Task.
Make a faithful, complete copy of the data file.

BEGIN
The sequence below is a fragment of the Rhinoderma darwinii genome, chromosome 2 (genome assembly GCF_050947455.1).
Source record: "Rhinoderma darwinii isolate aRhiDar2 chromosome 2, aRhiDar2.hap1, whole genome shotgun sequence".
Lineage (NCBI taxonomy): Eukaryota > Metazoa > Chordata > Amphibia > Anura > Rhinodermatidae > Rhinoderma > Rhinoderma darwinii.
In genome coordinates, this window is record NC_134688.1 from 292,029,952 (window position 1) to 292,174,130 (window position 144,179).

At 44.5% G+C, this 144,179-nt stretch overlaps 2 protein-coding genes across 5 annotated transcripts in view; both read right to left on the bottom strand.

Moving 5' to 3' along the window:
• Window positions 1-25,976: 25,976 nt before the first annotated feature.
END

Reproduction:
The sequence below is a fragment of the Rhinoderma darwinii genome, chromosome 2 (genome assembly GCF_050947455.1).
Source record: "Rhinoderma darwinii isolate aRhiDar2 chromosome 2, aRhiDar2.hap1, whole genome shotgun sequence".
Lineage (NCBI taxonomy): Eukaryota > Metazoa > Chordata > Amphibia > Anura > Rhinodermatidae > Rhinoderma > Rhinoderma darwinii.
In genome coordinates, this window is record NC_134688.1 from 292,029,952 (window position 1) to 292,174,130 (window position 144,179).

At 44.5% G+C, this 144,179-nt stretch overlaps 2 protein-coding genes across 5 annotated transcripts in view; both read right to left on the bottom strand.

Moving 5' to 3' along the window:
• Window positions 1-25,976: 25,976 nt before the first annotated feature.